Find Real Estate Agents and Homes for Sale

Real Estate News --> Kentucky News

Kentucky House OKs bill limiting fees to outside attorneys

FRANKFORT, Ky. (AP) — The Republican-led Kentucky House voted Thursday ... Seattle not amused by green-pigs stunt by real-estate company Everett teen arrested after grandmother finds journal detailing school-shooting plot, police say Amazon laying ...

Archived Story

FRANKFORT, Ky(AP) — The Republican-led Kentucky House voted Thursday to limit how much money outside attorneys can earn when hired by the state to pursue cases often pitting them against corporations and their high-powered legal teams. The House passed the bill on a 52-40 vote after a long and politically-charged debate. The action was quickly denounced by the state’s Democratic attorney general, who said it would hurt his efforts to pursue legal action to combat Kentucky’s drug problems. “Their actions are yet another attempt to hamstring my efforts to drag these multinational drug companies into a Kentucky court to answer to our people,” Attorney General Andy Beshear said in criticizing House Republicans who supported the bill. Most Read StoriesMan who accused Ed Murray of sexual abuse found dead in Auburn motel  WATCHAfter 911 calls and a lockdown at Highline College, police find 'zero evidence' of a shooting  VIEWWith work permits in limbo, spouses of H-1B visa holders worry they’ll lose jobsSnow in Seattle? Freezing temperatures? 'Be ready for it'King County Republican chair criticized after telling gun-control advocate 'Do not ever contact me again'Sale! Save up to 90% on subscriptions!Republican RepJason Nemes, the bill’s main sponsor, said it’s aimed at making sure as much money as possible from any settlement goes to people hurt by a defendant’s actions. Nemes said the bill wasn’t motivated by politics, and said he wants the state to pursue any abuses by drug companies, noting his family has been touched by the state’s drug woes“This bill is about squeezing as much money as we can for those who have been injured,” he said. Democrats were joined by a handful of Republicans in opposing the measure ThursdayThe proposal now goes to the GOP-led Senate. The attorney general’s office sometimes hires outside attorneys to help with big cases, most often against large corporations that have vast resourcesThose attorneys don’t get paid unless they win the lawsuitThey sign a contract with the Attorney General’s office that guarantees them a certain percentage from a settlement or judgment. Beshear’s office said the bill would greatly restrict its ability to recruit outside attorneys to assist with complicated, specialized casesSeven of the top 10 bidders for a recent contract refused to offer bids within the fee caps proposed by the legislation, the AG’s office said. Beshear’s office is involved in opioid-related lawsuits against some drug companiesOpioids have been the biggest culprit as Kentucky’s drug overdose deaths have surged in recent years. Although the debate Thursday focused on the AG’s office, the House amended the bill to have it apply to the governor’s office and other constitutional offices. The bill would set strict limits on contingency fees paid to outside lawyers. Those fees would be capped at 20 percent of any settlement or judgment up to $10 millionThose caps would be lowered for amounts exceeding $10 million. Opponents said the limits would diminish the AG’s ability to go after corporate wrongdoers. RepJim Wayne, D-Louisville, said the bill amounted to “legislative meddling” that would prevent the AG from hiring the best outside attorneys to square off against corporate lawyers. The bill also would require the attorney general, the governor’s office or any another constitutional office to show that hiring outside counsel is neededIt also would require all records — including expenses — associated with the hiring of outside lawyers be made public. ___ The legislation is House Bill 198. BRUCE SCHREINER Next StorySenOkerlund’s health issues trigger leadership changes Previous StoryMan gets 40 years in prison for sexually abusing young boys // PROD-1622 Outbrain AB Test // Have to disable outbrain from running at this point based on optimizely test booleans (function() { if ( SEATIMESCO.hasOwnProperty('outbrain') && SEATIMESCO.outbrain.hasOwnProperty('enabled') && SEATIMESCO.outbrain.enabled === false ) { var outbrain = null; outbrain = document.querySelector('.OUTBRAIN[data-widget-id="AR_6"]'); if (outbrain !== null ) { outbrain.parentNode.removeChild(outbrain); } } })(); Contact Newsroom staff list FAQ Contact form About the company Seattle Restaurant Week Newspapers in Education Fund for the Needy Employment Historical Archives Pulitzers Company information Permissions Seattle Times Store Advertise Classifieds Autos Homes Obituary Jobs Media Kit Advertise with Us Subscriber Services Subscribe Activate Account Manage Subscription Place Temporary Hold Report Delivery Issue Make a Payment Print Replica Today’s Front Page Facebook Twitter RSS Feeds Newsletters Mobile Apps Subscribe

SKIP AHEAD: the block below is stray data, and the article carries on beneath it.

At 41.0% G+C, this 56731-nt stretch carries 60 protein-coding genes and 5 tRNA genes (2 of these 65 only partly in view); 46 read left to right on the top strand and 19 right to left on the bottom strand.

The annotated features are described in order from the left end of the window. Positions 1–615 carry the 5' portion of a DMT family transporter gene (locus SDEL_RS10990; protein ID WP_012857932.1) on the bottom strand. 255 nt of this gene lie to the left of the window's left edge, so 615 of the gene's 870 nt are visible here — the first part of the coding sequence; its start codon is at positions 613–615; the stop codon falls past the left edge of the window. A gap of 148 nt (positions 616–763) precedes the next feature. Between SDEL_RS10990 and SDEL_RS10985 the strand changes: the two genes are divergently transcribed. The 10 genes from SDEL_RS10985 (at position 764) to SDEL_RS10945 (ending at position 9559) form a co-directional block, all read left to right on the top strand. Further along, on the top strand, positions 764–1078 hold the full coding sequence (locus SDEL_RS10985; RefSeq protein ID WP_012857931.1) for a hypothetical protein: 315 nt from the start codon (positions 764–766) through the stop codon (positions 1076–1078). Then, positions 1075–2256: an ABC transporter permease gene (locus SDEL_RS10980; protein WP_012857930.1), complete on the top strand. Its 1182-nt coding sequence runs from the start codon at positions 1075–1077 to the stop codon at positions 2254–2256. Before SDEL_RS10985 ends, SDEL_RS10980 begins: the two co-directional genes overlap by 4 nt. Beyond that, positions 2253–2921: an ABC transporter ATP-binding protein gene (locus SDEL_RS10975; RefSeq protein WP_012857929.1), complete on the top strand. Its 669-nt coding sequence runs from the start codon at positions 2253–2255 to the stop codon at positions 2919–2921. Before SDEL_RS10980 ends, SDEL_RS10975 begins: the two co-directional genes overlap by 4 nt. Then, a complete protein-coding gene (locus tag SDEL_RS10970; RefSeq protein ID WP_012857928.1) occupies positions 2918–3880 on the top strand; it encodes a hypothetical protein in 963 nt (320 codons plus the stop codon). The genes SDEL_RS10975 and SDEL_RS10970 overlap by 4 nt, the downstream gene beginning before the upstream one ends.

Trending Kentucky News:

  • Homes, land, offices throughout the US set for major auction of foreclosed properties
  • Kentucky Housing Corporation honors top lender at 13th annual Lender Luncheon in Lexington
  • Can tech from smart homes help run smarter farms? This company thinks so.
  • Thompson, Yonts reflect on years as lawmakers in Frankfort
  • These 5 wealthy, out-of-state men helped finance the GOP takeover of Kentucky’s House
  • Inspired by own family, Kentucky gov. tackles foster system
  • Authorities Suspect Arson as Wildfires Spread Across the South
  • Josh Harrellson awarded more than $1 million in suit against Leon Smith
  • As a young Donald Trump began his real estate career, he fought hard against allegations of racial bias
  • Jamie Foxx narrates documentary that asks: Can tech change Eastern Kentucky’s future?
  • Kentucky House OKs likely less credits for solar customers
  • Jeffersontown shows positive signs in home sales [Sponsored Content]
  • Kentucky Airbnb hosts earned $19.2M, welcomed 166,000 guests in 2017
  • Kentucky Principal Confesses to Stealing Nude Pictures of His Students
  • In same-sex marriage case, plaintiffs and their lawyers push for Kentucky to be on 'front end of change'
  • Burglars kicking in doors, stealing from homes in broad daylight
  • Auditor candidates accuse each other of wrongs
  • The Closing Bell: Humana At Home layoffs; 2016 home sales records; jury deliberates Texas Roadhouse case; dueling Colonels; and more
  • Las Vegas investor buys Ali boyhood home in Kentucky for $70K, plans to restore
  • Kentucky Lithium Battery Plant To Hire Hundreds